Most educators see school detention as ineffective and a waste of time. Admit it: this punishment does not instantly fix a student’s attitude. It then leads them to become repeat offenders in the following weeks. Reading boring books and staring at walls might not do the job, but there are other alternatives to the traditional school detention. Let us explore them one by one.
Administrators can hire a counselor and meet these challenging students once a week for their lunch workshop. They are required to report to the counselor’s office without having to worry about their lunch. The office serves lunch so students won’t use the long lines in the cafeteria as an excuse to skip the sessions.
The counselor will then run a series of workshops tackling various character development issues. These include developing a positive vibe, having a growth mindset, attending support groups, or overcoming school stressors. The students should be able to connect to the chosen topics, and the one leading the discussion should be genuine to make the sessions as productive as possible.
After the mini-workshops, the counselor gives the floor to the student. It can be a safe space for him or her to share some of the struggles he or she faces. This practice will help build trust and connection with one another.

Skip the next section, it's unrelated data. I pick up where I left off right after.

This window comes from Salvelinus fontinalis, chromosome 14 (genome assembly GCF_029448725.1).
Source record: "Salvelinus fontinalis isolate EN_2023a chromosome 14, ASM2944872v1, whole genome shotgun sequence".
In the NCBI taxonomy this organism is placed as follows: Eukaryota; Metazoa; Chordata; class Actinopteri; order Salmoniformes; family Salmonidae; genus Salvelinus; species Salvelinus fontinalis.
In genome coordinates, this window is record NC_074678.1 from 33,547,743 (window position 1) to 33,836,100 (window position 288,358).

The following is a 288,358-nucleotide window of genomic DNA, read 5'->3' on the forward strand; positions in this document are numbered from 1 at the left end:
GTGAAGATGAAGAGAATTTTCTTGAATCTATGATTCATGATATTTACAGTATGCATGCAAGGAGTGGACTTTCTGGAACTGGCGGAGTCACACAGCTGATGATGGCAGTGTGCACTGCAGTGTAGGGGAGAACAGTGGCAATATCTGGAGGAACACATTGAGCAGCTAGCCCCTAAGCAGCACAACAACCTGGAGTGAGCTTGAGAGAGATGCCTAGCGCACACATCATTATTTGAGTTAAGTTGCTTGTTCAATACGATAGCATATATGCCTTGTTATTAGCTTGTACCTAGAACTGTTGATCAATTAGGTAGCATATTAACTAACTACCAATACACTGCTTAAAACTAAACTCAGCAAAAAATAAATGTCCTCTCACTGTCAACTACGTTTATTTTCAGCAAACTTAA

Mindful Moment Room
Instead of sending the naughty kids to a bland classroom, why not cure their disruptive behavior in a room with pillows, blankets, lamps, and decorations called the Mindful Moment Room. This place can be a space for the students to go through various types of meditation to calm them down.
Research shows that meditation positively affects both the body and mind. It enhances an individual’s patience, focus, attention span, and attitude.
Robert Coleman Elementary already practices this after-school program, and they were able to reap its benefits in just a short amount of time. According to the school administrators, the suspension rates dropped, class attendance increased, and test scores were at its highest in the past year.
If a student has a record of misbehaving all the time, the teacher may opt to place them in a quiet room and have them write a reflection paper. You can assign topics that you think they can relate to. After they write it, make sure to talk to them about their piece and engage a conversation with them.
This approach can also be the best strategy for you to know why a student is acting up. Once you know his or her struggles, it will be easier for you to create a tailored action plan.
Rather than cooping the student in a hole, why not let him or her engage in community service? Your school can partner with several non-governmental organizations (NGOs) where they can lend their time. These include nursing homes, orphanage, environmental groups, and many more. Exposing these individuals to good deeds might help them reassess their lives and change for the better.
Do not expect students to change their troubling behaviors by placing them in a small classroom. The goal of detention is to let the students be accountable for their mistakes, reflect on these shortcomings, and improve their behavior. The four alternatives mentioned above could be the way to attain these.